Autonomous machinery and smart technology have slowly begun integration within big business. From Amazon using autonomous warehouse vehicles to college campus delivery bots, innovation technology is everywhere. One place where people aren’t happy about artificial intelligence (AI) enhancement is the workplace. People fear that they will be replaced by machines. It’s a valid worry considering businesses seem to always be looking for ways to cut cost and make more money.
A proposal backed by distinguished British progressives makes the argument for 4-day work weeks that are set to be implemented by 2025. While many may be up in arms, a shorter work week boasts benefits for mental health, quality of life, and even accelerated productivity.
Aidan Harper, a researcher at the New Economics Foundation, report editor, and founder of 4-Day Work Week, says, “We should accept automation as something that does increase productivity and recognize that that’s a good thing in an economy. It’s just that the proceeds of automation should be shared evenly—in the form of a working time reduction. Machines shoulder liberate us from work, not subject us to this ever-increasing inequality.”
Robots taking over the world is not a new concept, but one we’ve seen time and time again in books, TV shows, and films. The fear of being replaced by an automated machine once seemed quite foreign, but now with all the advances in technology, the fear seems to have gained traction. In the report on the “Shorter Working Week,” these tensions are noted and expressed in the quotation below:
“These new technologies are ‘both a promise and a threat.’ In the context of the shorter working week, automation holds the promise of reducing work time, thereby opening up the possibility of the maximization of autonomous time for individuals. However, this link between automation and freedom cannot and will not be facilitated without adequate state and policy intervention. The past century has shown us that automation technologies have more often than not been introduced by employers as a way of simply maximizing productivity without sharing the surplus time and/or the profits with employees. This trend will continue unless a practical and enforced link between automation and free time is constructed.”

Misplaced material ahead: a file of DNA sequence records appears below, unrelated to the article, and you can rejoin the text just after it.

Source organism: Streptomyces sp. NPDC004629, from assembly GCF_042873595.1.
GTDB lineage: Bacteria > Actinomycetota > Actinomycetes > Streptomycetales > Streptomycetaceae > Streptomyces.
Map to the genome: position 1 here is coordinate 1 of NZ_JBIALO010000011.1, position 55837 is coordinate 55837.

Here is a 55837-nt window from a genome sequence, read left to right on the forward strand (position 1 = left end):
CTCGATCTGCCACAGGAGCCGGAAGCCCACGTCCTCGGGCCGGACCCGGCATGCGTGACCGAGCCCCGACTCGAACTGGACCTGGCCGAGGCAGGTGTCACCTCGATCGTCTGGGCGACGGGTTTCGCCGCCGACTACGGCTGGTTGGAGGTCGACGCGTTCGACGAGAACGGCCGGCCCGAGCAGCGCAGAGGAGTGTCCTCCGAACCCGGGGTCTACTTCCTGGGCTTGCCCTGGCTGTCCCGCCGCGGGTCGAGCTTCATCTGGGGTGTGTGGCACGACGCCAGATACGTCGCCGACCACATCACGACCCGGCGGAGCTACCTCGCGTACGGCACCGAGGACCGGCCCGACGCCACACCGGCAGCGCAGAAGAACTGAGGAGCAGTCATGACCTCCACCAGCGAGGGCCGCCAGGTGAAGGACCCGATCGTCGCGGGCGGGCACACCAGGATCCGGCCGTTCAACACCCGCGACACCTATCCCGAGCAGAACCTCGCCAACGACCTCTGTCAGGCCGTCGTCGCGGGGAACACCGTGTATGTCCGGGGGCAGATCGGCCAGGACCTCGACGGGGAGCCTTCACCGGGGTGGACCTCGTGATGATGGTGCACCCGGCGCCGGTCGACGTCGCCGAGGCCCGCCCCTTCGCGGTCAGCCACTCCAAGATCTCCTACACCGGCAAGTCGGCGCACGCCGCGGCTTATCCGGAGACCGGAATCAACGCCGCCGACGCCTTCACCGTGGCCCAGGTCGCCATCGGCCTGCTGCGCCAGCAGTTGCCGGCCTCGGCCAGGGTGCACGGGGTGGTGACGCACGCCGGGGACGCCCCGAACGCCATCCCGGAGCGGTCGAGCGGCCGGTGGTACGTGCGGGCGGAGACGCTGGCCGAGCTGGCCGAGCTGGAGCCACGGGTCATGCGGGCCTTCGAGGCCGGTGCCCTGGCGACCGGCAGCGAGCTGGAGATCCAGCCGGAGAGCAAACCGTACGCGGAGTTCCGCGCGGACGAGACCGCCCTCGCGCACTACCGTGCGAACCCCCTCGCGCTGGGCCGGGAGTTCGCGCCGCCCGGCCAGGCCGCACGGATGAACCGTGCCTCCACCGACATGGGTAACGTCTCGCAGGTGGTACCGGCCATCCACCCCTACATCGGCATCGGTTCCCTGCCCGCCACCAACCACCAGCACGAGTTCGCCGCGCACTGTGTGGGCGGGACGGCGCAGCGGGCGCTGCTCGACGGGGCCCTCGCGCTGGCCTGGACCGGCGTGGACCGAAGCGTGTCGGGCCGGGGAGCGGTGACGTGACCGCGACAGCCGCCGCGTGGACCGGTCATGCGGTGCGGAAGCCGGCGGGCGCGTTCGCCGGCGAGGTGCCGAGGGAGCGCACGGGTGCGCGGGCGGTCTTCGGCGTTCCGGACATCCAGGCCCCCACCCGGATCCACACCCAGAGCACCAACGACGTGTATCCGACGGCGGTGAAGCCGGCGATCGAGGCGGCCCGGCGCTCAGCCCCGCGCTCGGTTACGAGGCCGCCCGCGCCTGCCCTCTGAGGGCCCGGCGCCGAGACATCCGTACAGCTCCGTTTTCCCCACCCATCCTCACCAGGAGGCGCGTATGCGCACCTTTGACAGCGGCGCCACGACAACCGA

Harper says, “It’s getting a lot of traction. The aim of the campaign, at its core, is to politicize the idea of working time as something we can change if we wanted to. To create the idea of working time reduction as common sense.”
The U.K. is poised to look at automation in a positive light. The conversation about a shortened work week is gained momentum and everyone from economists, to authors, and politicians have endorsed the report. In the U.S., automation is seen as a tornado, ready to wreak havoc on anything in its path.
The report has proposed steps that would implement the shortened work week and normalize it while disbanding misconceptions. Studies printed in the report show that “there is no correlation between long working hours and productivity—a comparison between countries and between firms shows this. Germany is more productive but works fewer hours on average than the U.K.”
Most of the opposition comes from the business community, worried that a shortened work week will affect their bottom line.
“When you take a historical perspective about this, it’s very revealing,” says Harper. “I found an op-ed in the New York Times from a hundred years ago or so, where the author was attacking the idea of moving to 5-day week from a 6-day week, and it’s literally exactly what the business owners are saying today about a 4-day week.”
If conversations surrounding automated equipment weren’t being controlled by big businesses, people might be less fearful particularly when they realize that a shortened work week would return the control and power back to workers.
Harper is insistent that, “Automation should be a good thing. Yet, we have this structure, a political and social system around us that makes automation seem like a threat rather than a promise.”